With that in mind, we offer a clear path to developing your leadership skills through our tailored leadership programs.

Tailored Leadership programs

Our leadership programs are always tailored to suit the needs of those involved and can be run for individuals or groups. They all involve:

  • The utilisation of the Human Synergistics (HS) suite of profiling products to provide an assessment of individual and group progress through the program.
  • The development of a constructive (blue) leadership philosophy (shared if we are working with a team), which is based on the Human Synergistics Circumplex™. (see diagram)
  • The development of the skills needed to better interpret the human condition with a view to understanding how human beings make sense of the world. In doing so, we explore the role of our bodies, emotional states and thinking patterns to gain an understanding of why people might do what they do. This provides the basis of establishing how to engage others in the leadership cycle.
  • The development of the skills needed to communicate more effectively with others. In doing so, we explore what it means to be an effective listener and the patterns of effective conversation that establishes shared meaning, allows for the generation of plausible possibilities, effective decision making and the generation and management of commitments. This pattern involves a shift in thinking about human interaction and why we communicate away from the traditional transmit-receive paradigm to an interpretation-commitment paradigm.
  • An understanding of how credibility and authority applies to leadership and how to ensure a consistent and coherent approach to generate the identity and authority of a leader.

We believe that many leadership programs provide people with a set of knowledge about leadership that may or may not find its way into a leader’s daily activity. Our programs seek to not only provide a useful and coherent knowledge base about how to lead but also ensure leaders trigger their knowledge when it is needed. We see this as creating wisdom in those who work with us.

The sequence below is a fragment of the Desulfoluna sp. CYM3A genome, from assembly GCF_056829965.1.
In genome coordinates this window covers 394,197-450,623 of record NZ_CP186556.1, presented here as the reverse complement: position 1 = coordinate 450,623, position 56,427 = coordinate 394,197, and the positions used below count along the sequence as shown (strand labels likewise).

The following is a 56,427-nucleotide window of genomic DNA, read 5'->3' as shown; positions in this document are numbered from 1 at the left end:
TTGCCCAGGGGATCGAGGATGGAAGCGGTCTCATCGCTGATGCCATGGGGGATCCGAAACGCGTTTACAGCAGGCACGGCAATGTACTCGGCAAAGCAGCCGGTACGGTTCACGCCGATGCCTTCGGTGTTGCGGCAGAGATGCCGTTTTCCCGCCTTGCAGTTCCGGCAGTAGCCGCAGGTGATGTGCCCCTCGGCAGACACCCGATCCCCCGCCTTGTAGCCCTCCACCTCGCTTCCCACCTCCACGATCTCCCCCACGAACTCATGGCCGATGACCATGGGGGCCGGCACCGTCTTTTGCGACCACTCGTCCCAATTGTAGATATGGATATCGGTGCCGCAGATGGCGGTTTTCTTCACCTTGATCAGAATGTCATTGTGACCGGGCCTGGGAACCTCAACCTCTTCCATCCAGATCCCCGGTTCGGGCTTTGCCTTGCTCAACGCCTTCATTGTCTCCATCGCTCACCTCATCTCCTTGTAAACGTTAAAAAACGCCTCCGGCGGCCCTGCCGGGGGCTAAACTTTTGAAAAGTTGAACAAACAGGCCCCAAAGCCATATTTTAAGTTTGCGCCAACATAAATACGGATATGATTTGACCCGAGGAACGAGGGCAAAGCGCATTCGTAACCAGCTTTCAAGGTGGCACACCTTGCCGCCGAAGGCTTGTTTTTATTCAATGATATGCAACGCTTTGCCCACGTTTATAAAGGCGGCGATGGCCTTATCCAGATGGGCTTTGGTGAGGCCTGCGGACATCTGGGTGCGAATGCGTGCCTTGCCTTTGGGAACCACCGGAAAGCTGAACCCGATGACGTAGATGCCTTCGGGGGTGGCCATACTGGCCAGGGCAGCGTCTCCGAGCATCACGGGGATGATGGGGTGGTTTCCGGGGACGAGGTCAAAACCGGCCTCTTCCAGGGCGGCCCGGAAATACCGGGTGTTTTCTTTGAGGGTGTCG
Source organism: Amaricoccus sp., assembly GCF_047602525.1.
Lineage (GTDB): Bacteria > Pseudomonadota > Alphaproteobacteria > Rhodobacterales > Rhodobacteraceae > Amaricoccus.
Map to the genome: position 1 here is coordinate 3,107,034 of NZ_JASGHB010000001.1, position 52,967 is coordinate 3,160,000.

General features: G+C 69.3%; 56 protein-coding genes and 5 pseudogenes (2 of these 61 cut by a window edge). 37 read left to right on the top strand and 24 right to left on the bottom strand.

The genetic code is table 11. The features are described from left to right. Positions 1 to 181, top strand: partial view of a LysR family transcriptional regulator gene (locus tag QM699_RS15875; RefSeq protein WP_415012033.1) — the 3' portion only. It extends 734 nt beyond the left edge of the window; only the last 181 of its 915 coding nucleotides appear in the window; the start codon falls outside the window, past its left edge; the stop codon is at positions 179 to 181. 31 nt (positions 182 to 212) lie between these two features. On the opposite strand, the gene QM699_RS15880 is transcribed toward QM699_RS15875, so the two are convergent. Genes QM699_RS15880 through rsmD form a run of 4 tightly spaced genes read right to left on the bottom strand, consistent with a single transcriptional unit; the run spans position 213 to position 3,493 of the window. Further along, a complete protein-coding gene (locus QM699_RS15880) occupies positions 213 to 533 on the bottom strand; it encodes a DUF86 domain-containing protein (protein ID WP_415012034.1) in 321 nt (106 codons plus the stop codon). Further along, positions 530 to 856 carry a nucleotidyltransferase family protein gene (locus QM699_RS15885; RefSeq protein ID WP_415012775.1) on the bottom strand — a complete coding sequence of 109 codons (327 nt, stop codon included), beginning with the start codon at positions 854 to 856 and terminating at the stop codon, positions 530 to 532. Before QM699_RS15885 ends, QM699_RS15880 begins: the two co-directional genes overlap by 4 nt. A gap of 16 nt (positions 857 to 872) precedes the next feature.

Leadership and Culture

There is no doubt that the major catalyst for a community's culture lies in with community's leader's leadership approach and how they deal with the internal and external challenges faced by that community. Based on the Human Synergistics' Circumplex as shown above, aggressive defensive and passive defensive leaderships invariably leads to a defensive culture. Constructive leaderships tends to create a constructive culture.

Although, many organisational design experts see creating a desired culture as a complex process, we do not agree. Creating a culture is simple and can be equated to building a house - start with the foundations and align behaviour, systems, processes, everything to those foundations. This is the role that great leaders take on when they build culture. Find out more here.

Want to read more?

If you would like to read some articles that explore these ideas in more details, please click here.

For More Information

For more information about how Talking About can support the development of your leadership capabilities, please contact a Talking About Coach on +61 412 741 537 or email us at info@talkingabout.com.au.